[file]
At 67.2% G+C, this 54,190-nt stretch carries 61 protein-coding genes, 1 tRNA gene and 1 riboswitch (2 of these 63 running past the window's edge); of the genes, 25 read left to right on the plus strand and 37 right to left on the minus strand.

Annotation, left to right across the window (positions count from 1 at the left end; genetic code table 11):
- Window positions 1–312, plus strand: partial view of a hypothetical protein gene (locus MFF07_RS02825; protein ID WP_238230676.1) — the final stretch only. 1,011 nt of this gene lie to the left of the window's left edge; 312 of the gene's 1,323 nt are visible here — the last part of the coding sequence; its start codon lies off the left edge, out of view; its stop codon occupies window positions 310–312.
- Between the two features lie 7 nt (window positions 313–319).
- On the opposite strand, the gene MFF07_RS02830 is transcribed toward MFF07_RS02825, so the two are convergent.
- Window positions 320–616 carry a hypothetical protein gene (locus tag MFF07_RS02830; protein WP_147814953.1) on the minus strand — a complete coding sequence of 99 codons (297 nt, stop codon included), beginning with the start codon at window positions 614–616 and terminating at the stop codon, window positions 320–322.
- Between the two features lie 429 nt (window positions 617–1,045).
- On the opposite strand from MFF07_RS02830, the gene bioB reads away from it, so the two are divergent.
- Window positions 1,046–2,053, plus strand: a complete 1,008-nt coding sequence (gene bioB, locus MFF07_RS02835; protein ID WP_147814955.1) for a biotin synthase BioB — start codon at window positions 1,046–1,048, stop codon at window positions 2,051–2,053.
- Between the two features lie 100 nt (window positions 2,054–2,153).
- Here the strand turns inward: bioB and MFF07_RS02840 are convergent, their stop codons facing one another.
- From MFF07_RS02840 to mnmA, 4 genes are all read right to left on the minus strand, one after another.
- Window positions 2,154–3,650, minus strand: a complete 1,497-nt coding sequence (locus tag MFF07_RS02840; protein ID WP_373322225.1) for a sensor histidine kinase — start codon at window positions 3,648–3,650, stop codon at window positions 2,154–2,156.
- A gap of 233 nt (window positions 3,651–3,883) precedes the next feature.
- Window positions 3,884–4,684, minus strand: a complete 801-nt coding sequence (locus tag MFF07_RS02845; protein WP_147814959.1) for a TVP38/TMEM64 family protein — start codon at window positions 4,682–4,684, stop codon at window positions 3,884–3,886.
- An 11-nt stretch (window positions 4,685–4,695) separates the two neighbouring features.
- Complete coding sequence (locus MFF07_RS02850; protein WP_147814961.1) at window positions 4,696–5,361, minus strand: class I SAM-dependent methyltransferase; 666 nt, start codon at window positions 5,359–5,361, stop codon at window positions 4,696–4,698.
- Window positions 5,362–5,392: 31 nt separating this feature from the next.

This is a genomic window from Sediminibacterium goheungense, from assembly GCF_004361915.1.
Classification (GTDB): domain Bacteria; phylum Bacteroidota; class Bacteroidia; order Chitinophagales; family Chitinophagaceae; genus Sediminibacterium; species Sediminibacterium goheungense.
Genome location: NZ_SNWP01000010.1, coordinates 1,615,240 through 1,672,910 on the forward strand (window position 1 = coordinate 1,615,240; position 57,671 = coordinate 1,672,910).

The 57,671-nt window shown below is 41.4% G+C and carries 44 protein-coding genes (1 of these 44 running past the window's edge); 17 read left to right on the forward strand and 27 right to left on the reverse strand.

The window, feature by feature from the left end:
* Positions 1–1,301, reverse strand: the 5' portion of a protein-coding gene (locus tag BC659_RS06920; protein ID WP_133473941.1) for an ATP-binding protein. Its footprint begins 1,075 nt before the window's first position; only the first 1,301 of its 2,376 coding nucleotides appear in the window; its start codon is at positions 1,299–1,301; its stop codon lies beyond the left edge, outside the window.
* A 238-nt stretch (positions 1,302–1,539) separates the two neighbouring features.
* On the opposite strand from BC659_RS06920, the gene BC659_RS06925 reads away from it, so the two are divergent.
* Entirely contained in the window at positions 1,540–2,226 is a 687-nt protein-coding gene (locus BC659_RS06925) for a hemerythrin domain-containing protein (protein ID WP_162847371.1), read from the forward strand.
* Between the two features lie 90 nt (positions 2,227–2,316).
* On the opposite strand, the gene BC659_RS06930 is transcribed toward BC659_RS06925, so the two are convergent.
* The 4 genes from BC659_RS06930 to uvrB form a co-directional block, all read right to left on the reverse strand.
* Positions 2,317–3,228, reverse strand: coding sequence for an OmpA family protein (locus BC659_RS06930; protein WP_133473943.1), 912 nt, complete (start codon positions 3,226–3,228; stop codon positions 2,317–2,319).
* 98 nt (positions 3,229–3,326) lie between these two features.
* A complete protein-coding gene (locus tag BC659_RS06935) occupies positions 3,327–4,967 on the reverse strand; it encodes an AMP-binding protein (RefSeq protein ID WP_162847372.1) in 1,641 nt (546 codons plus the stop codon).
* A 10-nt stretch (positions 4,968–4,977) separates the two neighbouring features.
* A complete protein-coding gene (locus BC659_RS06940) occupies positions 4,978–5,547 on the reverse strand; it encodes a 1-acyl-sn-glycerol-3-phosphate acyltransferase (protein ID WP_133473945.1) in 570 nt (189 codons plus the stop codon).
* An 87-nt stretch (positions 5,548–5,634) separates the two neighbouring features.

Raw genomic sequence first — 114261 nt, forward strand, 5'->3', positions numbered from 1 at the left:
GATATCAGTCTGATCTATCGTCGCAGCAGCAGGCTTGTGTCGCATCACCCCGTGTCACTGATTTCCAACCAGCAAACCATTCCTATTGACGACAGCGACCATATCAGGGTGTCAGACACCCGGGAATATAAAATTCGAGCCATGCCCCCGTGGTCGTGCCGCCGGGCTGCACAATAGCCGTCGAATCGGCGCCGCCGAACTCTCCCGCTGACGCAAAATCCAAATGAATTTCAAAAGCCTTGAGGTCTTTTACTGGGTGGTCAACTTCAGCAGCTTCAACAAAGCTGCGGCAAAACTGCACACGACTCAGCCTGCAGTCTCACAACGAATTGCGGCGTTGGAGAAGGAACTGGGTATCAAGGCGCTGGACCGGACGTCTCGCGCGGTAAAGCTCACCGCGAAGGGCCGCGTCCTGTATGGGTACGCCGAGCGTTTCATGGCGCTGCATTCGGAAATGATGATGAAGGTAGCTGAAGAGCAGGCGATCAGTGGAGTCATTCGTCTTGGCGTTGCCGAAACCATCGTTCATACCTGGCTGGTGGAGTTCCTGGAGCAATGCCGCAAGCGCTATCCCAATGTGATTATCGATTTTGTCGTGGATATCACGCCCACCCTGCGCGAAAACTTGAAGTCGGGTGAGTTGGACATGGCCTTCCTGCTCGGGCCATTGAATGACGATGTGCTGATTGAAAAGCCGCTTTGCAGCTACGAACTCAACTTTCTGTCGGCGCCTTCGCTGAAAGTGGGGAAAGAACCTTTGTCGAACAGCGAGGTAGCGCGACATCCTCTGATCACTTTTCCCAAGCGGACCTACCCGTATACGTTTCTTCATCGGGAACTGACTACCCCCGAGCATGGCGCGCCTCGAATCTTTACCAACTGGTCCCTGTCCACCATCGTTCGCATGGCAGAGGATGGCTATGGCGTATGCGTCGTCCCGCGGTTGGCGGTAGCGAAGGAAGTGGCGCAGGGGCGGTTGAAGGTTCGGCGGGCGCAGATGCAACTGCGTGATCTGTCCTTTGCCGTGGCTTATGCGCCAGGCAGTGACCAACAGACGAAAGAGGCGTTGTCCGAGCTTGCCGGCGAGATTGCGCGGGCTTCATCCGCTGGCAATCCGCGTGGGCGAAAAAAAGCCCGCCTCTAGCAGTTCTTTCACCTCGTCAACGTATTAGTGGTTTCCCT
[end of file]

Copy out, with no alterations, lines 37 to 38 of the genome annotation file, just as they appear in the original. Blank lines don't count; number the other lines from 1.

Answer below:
Raw genomic sequence first — 114261 nt, forward strand, 5'->3', positions numbered from 1 at the left:
GATATCAGTCTGATCTATCGTCGCAGCAGCAGGCTTGTGTCGCATCACCCCGTGTCACTGATTTCCAACCAGCAAACCATTCCTATTGACGACAGCGACCATATCAGGGTGTCAGACACCCGGGAATATAAAATTCGAGCCATGCCCCCGTGGTCGTGCCGCCGGGCTGCACAATAGCCGTCGAATCGGCGCCGCCGAACTCTCCCGCTGACGCAAAATCCAAATGAATTTCAAAAGCCTTGAGGTCTTTTACTGGGTGGTCAACTTCAGCAGCTTCAACAAAGCTGCGGCAAAACTGCACACGACTCAGCCTGCAGTCTCACAACGAATTGCGGCGTTGGAGAAGGAACTGGGTATCAAGGCGCTGGACCGGACGTCTCGCGCGGTAAAGCTCACCGCGAAGGGCCGCGTCCTGTATGGGTACGCCGAGCGTTTCATGGCGCTGCATTCGGAAATGATGATGAAGGTAGCTGAAGAGCAGGCGATCAGTGGAGTCATTCGTCTTGGCGTTGCCGAAACCATCGTTCATACCTGGCTGGTGGAGTTCCTGGAGCAATGCCGCAAGCGCTATCCCAATGTGATTATCGATTTTGTCGTGGATATCACGCCCACCCTGCGCGAAAACTTGAAGTCGGGTGAGTTGGACATGGCCTTCCTGCTCGGGCCATTGAATGACGATGTGCTGATTGAAAAGCCGCTTTGCAGCTACGAACTCAACTTTCTGTCGGCGCCTTCGCTGAAAGTGGGGAAAGAACCTTTGTCGAACAGCGAGGTAGCGCGACATCCTCTGATCACTTTTCCCAAGCGGACCTACCCGTATACGTTTCTTCATCGGGAACTGACTACCCCCGAGCATGGCGCGCCTCGAATCTTTACCAACTGGTCCCTGTCCACCATCGTTCGCATGGCAGAGGATGGCTATGGCGTATGCGTCGTCCCGCGGTTGGCGGTAGCGAAGGAAGTGGCGCAGGGGCGGTTGAAGGTTCGGCGGGCGCAGATGCAACTGCGTGATCTGTCCTTTGCCGTGGCTTATGCGCCAGGCAGTGACCAACAGACGAAAGAGGCGTTGTCCGAGCTTGCCGGCGAGATTGCGCGGGCTTCATCCGCTGGCAATCCGCGTGGGCGAAAAAAAGCCCGCCTCTAGCAGTTCTTTCACCTCGTCAACGTATTAGTGGTTTCCCT